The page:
More than half of all British councils who responded to an FoI request sent by Smart Cities Connections Limited either have no EV-charging transition strategy planned or have transition strategies planned but not started.
- Data provided by 295 local authorities
- Councils operate 67,234 vehicles, of which almost 90% are petrol or diesel
- Composition of council fleets is more complex than typical commercial fleets, making transition more challenging.
Freedom of Information requests were sent by SCCL to 383 local authorities across England, Scotland, Wales and Northern Ireland in November 2021.
Of the 295 who provided data, almost one-in-five (56 or 19%) said they have absolutely no strategy planned, with a further 104 councils (37%) having transition strategies planned but not started.
The total number of vehicles, of all types, owned by the councils who responded number 67,234, an average of 228 vehicles per local authority.
The number of vehicles of all types operated by the 56 councils who said they had no strategy in place numbers 8,231, an average of 147 vehicles per authority.
This is in stark contrast to the majority of company fleets which are more commonly weighted to cars and light commercial vehicles. Local authorities, however, have a wide range of transport requirements, ranging from pool cars and light delivery vans to HGV dust carts and road-sweepers through to specialist passenger transport to support the most vulnerable in society.
Consequently, this makes local authority fleet transition even more complex than most traditional commercial fleets.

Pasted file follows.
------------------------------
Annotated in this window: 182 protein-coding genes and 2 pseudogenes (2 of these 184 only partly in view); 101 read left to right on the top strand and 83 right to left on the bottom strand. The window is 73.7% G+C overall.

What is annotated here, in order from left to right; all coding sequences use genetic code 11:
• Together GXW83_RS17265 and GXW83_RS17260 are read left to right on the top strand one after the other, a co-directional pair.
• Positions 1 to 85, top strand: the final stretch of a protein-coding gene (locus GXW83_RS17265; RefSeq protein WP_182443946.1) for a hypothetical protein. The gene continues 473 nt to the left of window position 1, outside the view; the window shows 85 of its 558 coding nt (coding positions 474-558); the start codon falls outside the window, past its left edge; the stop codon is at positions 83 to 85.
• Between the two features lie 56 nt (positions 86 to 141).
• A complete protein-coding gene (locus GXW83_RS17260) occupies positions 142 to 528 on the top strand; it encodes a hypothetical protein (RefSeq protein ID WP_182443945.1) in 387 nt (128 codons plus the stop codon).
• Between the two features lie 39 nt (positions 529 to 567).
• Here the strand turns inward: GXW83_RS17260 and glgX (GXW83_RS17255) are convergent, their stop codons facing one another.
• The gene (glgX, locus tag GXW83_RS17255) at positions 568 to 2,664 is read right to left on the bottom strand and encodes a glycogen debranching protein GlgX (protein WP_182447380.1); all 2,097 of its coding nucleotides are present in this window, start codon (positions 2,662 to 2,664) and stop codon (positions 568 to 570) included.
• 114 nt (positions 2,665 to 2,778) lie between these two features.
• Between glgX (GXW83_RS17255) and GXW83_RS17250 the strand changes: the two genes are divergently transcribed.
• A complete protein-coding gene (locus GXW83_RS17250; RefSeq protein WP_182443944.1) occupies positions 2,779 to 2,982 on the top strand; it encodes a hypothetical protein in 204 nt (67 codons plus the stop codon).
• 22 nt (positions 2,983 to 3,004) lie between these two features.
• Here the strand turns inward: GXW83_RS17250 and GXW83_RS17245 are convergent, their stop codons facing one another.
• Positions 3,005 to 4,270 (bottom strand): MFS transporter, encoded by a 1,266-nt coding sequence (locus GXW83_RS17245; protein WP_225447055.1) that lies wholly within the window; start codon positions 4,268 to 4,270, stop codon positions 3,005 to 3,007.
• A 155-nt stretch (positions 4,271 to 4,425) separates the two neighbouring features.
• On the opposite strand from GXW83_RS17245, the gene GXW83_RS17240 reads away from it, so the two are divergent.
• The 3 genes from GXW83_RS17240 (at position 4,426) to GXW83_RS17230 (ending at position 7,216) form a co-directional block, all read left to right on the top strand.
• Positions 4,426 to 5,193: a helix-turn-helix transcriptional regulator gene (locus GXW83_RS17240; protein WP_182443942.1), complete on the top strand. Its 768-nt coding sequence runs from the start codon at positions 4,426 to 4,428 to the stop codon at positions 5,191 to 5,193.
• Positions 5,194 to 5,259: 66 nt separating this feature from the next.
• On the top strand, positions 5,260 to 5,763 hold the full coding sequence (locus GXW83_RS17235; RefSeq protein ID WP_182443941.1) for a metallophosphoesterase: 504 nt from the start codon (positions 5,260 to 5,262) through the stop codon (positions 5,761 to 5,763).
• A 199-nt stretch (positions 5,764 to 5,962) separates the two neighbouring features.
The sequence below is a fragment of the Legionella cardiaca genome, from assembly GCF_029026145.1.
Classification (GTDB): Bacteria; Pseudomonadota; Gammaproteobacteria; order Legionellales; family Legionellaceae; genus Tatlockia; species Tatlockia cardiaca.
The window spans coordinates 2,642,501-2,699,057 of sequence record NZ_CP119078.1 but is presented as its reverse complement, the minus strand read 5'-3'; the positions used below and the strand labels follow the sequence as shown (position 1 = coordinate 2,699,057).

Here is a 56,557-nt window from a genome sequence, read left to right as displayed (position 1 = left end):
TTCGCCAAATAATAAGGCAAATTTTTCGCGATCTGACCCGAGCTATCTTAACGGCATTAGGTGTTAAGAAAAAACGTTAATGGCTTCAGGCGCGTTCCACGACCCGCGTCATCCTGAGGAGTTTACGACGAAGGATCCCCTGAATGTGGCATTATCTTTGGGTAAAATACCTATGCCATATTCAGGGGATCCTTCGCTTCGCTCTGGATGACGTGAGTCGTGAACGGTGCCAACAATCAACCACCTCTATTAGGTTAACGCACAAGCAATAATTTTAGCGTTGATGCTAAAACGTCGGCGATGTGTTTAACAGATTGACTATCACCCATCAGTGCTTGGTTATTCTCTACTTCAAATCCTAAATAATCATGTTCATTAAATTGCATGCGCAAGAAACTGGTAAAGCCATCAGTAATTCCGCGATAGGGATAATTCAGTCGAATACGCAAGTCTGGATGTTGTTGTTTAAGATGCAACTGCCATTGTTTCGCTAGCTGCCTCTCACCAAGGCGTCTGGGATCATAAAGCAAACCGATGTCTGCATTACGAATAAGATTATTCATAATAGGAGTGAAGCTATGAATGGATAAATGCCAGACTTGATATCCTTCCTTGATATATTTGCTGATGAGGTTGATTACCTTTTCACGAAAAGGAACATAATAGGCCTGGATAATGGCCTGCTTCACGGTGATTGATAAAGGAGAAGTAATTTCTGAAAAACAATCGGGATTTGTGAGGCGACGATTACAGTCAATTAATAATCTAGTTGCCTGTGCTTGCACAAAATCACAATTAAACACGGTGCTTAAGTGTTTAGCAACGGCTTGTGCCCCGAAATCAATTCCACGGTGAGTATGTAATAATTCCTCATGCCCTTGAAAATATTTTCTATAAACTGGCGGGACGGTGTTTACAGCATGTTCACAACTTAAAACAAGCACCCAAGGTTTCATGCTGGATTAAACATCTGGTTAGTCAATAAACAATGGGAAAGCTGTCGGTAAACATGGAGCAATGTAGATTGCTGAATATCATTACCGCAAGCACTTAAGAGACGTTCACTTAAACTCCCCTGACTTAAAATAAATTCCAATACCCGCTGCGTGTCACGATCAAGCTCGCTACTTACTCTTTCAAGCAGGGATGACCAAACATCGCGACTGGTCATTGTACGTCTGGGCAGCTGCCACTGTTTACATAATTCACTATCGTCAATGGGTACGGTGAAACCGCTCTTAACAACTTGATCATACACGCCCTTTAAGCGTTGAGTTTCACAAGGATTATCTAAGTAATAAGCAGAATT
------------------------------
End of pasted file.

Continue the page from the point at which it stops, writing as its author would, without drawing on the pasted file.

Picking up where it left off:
Nearly 9 out of 10 of all the vehicles operated by councils were diesel (56,379, or 83.85 %) or petrol (3,449, or 5.13%). Only 3,762 vehicles (or 5.6%) were pure electric, whilst 564 (0.84%) were petrol or diesel hybrid vehicles.
This shows that councils operate 1,862 plug-in hybrid or pure electric cars (21.00% of the total number of local authority-run cars). Conversely, just 2,091 council-operated vans under 3.5 tonnes (6.78%) can be plugged-in.
Latest figures from the Society of Motor Manufacturers and Traders (SMMT) released on 6th January 2022 show that 190,727 new pure-electric EVs joined Britain’s roads, along with 114,554 plug-in hybrids (PHEVs), meaning 18.6% of all new cars registered in 2021 can be plugged in.
Andrew Merritt-Morling, Chief Executive of Smart Cities Connections, said: “It is very encouraging to see that so many councils already have either introduced fleet transition plans or are in the process of implementing them.
“Understandably, local authorities are at the forefront of leading public awareness of the growing urgency of the climate emergency. But a significantly large proportion representing 160 councils (or more than 54% of respondents) either do not have any plans in place to transition their own fleets or who have rudimentary plans but no firm implementation timetable.
“Now is the time for organisations to start thinking about their individual journeys. No one size fits all, but the earlier they – including councils – start the process, the better the benefits to the council, the local taxpayer and the environment.”
Alexandra James, Head of Research at Smart Cities Connections, said: “In the wake of increasing social care costs, reduced real-term budgets, impact of Covid-19 and other factors affecting council budgets, council budgets are under pressure like never before. However, evidence of councils transitioning to EV vehicles – particularly for cars – seem to support the positive lead councils are taking.”
“However, it is clear – as is true for businesses – there are leaders and laggards. More than two-fifths of councils still have not published plans for how they will make the transition from petrol/diesel to EV in line with the Government’s timetable, and we are now only 8 years away from the first government-imposed deadline”.
Smart Cities Connections are urging local authorities to get in touch to explore the switch via its ‘from ICE-age to EVlution’ programme.
SCCL has recently released a guide setting out some important considerations organisations need to bear in mind as councils and those from the private, public and not-for-profit sectors get ready to jump on the highway to net-zero.